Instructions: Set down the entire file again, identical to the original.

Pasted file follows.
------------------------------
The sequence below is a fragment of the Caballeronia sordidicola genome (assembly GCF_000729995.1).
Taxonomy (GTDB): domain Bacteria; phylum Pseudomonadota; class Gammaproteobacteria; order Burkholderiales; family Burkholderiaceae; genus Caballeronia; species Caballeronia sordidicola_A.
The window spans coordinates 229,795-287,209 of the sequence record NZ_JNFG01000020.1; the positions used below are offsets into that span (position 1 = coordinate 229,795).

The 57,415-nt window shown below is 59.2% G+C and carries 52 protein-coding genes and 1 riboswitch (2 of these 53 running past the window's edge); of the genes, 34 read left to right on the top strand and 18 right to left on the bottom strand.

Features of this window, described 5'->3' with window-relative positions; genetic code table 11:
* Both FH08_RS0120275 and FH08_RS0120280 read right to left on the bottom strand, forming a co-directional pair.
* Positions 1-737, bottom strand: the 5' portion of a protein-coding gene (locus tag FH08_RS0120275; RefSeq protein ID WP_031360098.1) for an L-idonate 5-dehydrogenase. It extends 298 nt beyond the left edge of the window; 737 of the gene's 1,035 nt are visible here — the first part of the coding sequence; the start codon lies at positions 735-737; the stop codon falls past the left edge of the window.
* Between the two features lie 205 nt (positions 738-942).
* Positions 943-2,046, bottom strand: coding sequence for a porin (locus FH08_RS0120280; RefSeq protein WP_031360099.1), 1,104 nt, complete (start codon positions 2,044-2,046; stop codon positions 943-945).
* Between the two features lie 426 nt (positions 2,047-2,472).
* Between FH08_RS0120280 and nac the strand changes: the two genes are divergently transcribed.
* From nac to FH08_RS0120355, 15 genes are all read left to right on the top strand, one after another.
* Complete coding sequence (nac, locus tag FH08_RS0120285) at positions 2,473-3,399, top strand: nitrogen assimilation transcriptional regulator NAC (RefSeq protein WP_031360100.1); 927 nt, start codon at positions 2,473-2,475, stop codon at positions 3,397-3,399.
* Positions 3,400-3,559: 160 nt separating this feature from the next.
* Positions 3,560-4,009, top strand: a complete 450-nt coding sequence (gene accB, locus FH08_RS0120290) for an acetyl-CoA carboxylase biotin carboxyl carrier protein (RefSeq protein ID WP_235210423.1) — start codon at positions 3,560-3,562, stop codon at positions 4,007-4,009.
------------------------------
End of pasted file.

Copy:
The sequence below is a fragment of the Caballeronia sordidicola genome (assembly GCF_000729995.1).
Taxonomy (GTDB): domain Bacteria; phylum Pseudomonadota; class Gammaproteobacteria; order Burkholderiales; family Burkholderiaceae; genus Caballeronia; species Caballeronia sordidicola_A.
The window spans coordinates 229,795-287,209 of the sequence record NZ_JNFG01000020.1; the positions used below are offsets into that span (position 1 = coordinate 229,795).

The 57,415-nt window shown below is 59.2% G+C and carries 52 protein-coding genes and 1 riboswitch (2 of these 53 running past the window's edge); of the genes, 34 read left to right on the top strand and 18 right to left on the bottom strand.

Features of this window, described 5'->3' with window-relative positions; genetic code table 11:
* Both FH08_RS0120275 and FH08_RS0120280 read right to left on the bottom strand, forming a co-directional pair.
* Positions 1-737, bottom strand: the 5' portion of a protein-coding gene (locus tag FH08_RS0120275; RefSeq protein ID WP_031360098.1) for an L-idonate 5-dehydrogenase. It extends 298 nt beyond the left edge of the window; 737 of the gene's 1,035 nt are visible here — the first part of the coding sequence; the start codon lies at positions 735-737; the stop codon falls past the left edge of the window.
* Between the two features lie 205 nt (positions 738-942).
* Positions 943-2,046, bottom strand: coding sequence for a porin (locus FH08_RS0120280; RefSeq protein WP_031360099.1), 1,104 nt, complete (start codon positions 2,044-2,046; stop codon positions 943-945).
* Between the two features lie 426 nt (positions 2,047-2,472).
* Between FH08_RS0120280 and nac the strand changes: the two genes are divergently transcribed.
* From nac to FH08_RS0120355, 15 genes are all read left to right on the top strand, one after another.
* Complete coding sequence (nac, locus tag FH08_RS0120285) at positions 2,473-3,399, top strand: nitrogen assimilation transcriptional regulator NAC (RefSeq protein WP_031360100.1); 927 nt, start codon at positions 2,473-2,475, stop codon at positions 3,397-3,399.
* Positions 3,400-3,559: 160 nt separating this feature from the next.
* Positions 3,560-4,009, top strand: a complete 450-nt coding sequence (gene accB, locus FH08_RS0120290) for an acetyl-CoA carboxylase biotin carboxyl carrier protein (RefSeq protein ID WP_235210423.1) — start codon at positions 3,560-3,562, stop codon at positions 4,007-4,009.